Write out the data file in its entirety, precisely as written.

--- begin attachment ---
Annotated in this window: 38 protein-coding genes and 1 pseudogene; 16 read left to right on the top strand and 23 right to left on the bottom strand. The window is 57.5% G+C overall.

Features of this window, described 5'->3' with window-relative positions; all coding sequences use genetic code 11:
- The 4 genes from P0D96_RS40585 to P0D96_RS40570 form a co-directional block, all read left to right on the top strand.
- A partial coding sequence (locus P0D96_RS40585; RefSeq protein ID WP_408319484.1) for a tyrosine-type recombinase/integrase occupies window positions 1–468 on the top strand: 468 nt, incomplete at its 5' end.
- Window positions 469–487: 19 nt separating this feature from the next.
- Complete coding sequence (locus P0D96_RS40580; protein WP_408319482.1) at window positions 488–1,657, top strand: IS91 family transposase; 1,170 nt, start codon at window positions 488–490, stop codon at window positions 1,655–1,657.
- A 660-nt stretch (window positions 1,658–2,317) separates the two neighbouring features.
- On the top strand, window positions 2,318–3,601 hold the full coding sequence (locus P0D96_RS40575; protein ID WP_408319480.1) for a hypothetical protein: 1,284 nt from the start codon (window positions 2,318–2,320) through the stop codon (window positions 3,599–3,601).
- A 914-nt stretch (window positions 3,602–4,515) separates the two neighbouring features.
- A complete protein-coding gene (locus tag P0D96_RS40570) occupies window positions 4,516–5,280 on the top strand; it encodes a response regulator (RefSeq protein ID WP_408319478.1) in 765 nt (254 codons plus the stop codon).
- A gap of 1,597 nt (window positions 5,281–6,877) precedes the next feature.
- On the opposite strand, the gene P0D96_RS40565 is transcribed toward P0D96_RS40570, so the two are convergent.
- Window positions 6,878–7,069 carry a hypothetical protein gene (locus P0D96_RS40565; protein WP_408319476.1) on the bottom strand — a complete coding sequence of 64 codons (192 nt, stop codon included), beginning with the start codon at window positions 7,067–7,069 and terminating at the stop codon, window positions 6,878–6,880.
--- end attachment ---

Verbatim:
Annotated in this window: 38 protein-coding genes and 1 pseudogene; 16 read left to right on the top strand and 23 right to left on the bottom strand. The window is 57.5% G+C overall.

Features of this window, described 5'->3' with window-relative positions; all coding sequences use genetic code 11:
- The 4 genes from P0D96_RS40585 to P0D96_RS40570 form a co-directional block, all read left to right on the top strand.
- A partial coding sequence (locus P0D96_RS40585; RefSeq protein ID WP_408319484.1) for a tyrosine-type recombinase/integrase occupies window positions 1–468 on the top strand: 468 nt, incomplete at its 5' end.
- Window positions 469–487: 19 nt separating this feature from the next.
- Complete coding sequence (locus P0D96_RS40580; protein WP_408319482.1) at window positions 488–1,657, top strand: IS91 family transposase; 1,170 nt, start codon at window positions 488–490, stop codon at window positions 1,655–1,657.
- A 660-nt stretch (window positions 1,658–2,317) separates the two neighbouring features.
- On the top strand, window positions 2,318–3,601 hold the full coding sequence (locus P0D96_RS40575; protein ID WP_408319480.1) for a hypothetical protein: 1,284 nt from the start codon (window positions 2,318–2,320) through the stop codon (window positions 3,599–3,601).
- A 914-nt stretch (window positions 3,602–4,515) separates the two neighbouring features.
- A complete protein-coding gene (locus tag P0D96_RS40570) occupies window positions 4,516–5,280 on the top strand; it encodes a response regulator (RefSeq protein ID WP_408319478.1) in 765 nt (254 codons plus the stop codon).
- A gap of 1,597 nt (window positions 5,281–6,877) precedes the next feature.
- On the opposite strand, the gene P0D96_RS40565 is transcribed toward P0D96_RS40570, so the two are convergent.
- Window positions 6,878–7,069 carry a hypothetical protein gene (locus P0D96_RS40565; protein WP_408319476.1) on the bottom strand — a complete coding sequence of 64 codons (192 nt, stop codon included), beginning with the start codon at window positions 7,067–7,069 and terminating at the stop codon, window positions 6,878–6,880.